Go to content

Primary prevention drug therapy: can it meet patients’ requirements for reduced risk?


The objective of this study was to identify, in primary prevention, patients whose 'required risk reduction' (ReqRR) is greater than the 'achievable risk reduction' (ARR) that cholesterol-lowering or antihypertensive medication could provide. Individualized estimates of 10-year coronary heart disease or stroke risk were derived for 66 hypercholesterolemic (HC) and 64 hypertensive (HT) patients without symptomatic cardiovascular disease. These estimates were used in trade-off tasks identifying each individual's ReqRR. Then individual ARRs were estimated (in HC patients by assuming total cholesterol/high density lipoprotein ratio reductions to 5.0; in HT patients by assuming systolic blood pressure reductions to 120 mmHg). 12 (18%) HC and 12 (19%) HT subjects would refuse medication regardless of the risk reduction offered. Of the remaining patients, 15/54 (28%) HC and 19/52 (37%) HT subjects were 'over- requirers,' in that their ReqRR/ARR ratio was 1.5. There may be a notable proportion of patients whose ReqRR is considerably greater than what is achievable, implying that decision aids may help individuals clarify preferences about accepting/refusing medication for the primary prevention of cardiovascular disease.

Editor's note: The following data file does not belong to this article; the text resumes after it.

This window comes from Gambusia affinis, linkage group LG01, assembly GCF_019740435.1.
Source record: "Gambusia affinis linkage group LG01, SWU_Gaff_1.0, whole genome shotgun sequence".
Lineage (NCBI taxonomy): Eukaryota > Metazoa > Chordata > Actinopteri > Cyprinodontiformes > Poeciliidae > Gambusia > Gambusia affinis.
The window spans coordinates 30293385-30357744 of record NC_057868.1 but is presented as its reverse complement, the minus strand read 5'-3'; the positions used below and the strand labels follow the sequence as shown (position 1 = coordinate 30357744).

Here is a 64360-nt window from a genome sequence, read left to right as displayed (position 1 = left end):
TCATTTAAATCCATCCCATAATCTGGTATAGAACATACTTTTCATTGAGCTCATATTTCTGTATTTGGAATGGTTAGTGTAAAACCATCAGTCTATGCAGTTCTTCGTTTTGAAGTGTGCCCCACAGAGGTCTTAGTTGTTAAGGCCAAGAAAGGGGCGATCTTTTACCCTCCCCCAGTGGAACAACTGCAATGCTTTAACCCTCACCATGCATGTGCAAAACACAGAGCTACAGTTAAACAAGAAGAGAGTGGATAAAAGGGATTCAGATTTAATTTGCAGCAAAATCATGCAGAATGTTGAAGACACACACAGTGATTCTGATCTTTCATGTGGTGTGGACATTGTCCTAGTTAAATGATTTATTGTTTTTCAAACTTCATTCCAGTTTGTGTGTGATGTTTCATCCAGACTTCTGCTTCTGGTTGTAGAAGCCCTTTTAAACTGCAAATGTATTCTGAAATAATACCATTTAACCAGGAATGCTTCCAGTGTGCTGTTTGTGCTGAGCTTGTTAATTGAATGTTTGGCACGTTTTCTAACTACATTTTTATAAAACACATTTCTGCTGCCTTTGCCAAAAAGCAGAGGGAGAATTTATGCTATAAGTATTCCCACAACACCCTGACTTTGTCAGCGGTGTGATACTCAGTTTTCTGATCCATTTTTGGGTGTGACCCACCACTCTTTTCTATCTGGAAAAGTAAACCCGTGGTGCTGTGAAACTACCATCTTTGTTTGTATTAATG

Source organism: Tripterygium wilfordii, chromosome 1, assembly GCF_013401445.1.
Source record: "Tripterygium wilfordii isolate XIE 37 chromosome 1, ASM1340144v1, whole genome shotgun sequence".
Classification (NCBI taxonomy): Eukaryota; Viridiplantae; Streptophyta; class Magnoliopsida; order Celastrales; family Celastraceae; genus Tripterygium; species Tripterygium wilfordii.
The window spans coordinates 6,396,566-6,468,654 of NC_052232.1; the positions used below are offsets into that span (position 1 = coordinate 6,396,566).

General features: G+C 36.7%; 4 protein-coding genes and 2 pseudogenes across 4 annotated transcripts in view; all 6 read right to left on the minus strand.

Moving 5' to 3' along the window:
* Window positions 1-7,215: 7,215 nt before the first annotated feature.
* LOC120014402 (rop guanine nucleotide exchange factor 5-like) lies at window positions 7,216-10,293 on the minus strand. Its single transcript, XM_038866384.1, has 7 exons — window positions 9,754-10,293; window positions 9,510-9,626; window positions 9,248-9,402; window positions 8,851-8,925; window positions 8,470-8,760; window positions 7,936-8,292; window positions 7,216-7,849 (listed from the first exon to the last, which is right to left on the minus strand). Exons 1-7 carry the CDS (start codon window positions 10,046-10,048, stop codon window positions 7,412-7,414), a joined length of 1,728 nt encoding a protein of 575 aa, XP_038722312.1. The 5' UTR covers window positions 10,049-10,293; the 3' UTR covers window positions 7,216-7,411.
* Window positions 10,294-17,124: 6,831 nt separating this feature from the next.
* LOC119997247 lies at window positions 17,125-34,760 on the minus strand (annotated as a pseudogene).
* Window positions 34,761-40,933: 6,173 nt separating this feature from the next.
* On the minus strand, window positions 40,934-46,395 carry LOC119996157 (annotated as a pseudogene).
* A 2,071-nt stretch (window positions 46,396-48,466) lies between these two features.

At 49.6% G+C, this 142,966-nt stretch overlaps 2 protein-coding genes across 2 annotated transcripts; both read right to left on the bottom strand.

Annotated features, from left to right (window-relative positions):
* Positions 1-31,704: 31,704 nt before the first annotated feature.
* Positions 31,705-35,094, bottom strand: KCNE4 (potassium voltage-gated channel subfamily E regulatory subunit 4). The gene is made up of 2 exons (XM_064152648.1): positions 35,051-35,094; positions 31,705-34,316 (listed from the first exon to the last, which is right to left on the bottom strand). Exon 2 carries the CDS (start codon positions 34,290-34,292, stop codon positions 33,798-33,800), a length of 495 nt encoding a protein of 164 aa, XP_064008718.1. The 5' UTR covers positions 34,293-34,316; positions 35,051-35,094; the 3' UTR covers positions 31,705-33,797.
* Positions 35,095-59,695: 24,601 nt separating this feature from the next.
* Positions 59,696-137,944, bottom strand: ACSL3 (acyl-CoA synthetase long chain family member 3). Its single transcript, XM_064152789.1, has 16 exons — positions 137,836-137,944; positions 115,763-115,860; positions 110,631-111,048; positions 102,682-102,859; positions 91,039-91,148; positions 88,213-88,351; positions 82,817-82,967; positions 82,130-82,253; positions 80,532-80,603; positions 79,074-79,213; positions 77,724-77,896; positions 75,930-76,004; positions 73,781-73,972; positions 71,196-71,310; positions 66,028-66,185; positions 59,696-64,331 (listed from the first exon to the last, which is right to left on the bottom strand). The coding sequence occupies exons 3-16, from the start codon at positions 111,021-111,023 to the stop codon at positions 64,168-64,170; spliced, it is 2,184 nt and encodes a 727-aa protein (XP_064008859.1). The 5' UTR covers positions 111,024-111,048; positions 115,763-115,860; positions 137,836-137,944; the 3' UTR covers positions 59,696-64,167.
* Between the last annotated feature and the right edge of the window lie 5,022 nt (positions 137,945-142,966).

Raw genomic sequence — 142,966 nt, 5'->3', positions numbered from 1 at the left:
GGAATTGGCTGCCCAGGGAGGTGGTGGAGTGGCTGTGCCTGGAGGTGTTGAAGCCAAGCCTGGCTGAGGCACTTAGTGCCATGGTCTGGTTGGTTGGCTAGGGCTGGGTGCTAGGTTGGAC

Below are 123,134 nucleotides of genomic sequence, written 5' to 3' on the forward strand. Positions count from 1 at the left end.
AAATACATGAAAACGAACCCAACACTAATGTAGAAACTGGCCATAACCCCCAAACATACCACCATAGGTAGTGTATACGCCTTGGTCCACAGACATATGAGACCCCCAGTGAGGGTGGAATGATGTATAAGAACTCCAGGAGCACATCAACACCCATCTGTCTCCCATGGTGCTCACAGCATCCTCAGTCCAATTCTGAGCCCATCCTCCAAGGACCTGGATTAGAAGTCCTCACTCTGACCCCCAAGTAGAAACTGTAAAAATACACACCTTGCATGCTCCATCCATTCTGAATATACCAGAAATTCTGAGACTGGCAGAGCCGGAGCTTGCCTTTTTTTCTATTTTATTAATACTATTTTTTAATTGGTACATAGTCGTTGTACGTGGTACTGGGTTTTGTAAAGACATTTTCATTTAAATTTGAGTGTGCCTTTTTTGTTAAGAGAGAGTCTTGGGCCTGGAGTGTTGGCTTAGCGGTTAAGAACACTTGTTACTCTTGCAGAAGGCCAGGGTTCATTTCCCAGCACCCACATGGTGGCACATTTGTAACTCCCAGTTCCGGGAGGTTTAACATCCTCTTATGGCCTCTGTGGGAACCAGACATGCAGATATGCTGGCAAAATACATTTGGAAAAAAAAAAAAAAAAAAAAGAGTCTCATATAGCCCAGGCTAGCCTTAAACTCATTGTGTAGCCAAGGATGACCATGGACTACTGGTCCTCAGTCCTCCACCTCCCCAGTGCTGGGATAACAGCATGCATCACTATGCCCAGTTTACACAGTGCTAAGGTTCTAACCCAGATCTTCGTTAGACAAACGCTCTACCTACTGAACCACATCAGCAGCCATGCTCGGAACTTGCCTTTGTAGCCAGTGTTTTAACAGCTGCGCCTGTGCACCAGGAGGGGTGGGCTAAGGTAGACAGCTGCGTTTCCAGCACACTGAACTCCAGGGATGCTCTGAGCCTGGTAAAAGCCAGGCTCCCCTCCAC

Llewellyn-Thomas HA, Paterson JM, Carter JA, Basinski A, Myers MG, Hardacre GD, Dunn EV, D'Agostino RB, Wolf PA, Naylor CD. Med Decis Making. 2002; 22(4):326-39.

View Source

Contributing ICES Scientists

Associated Sites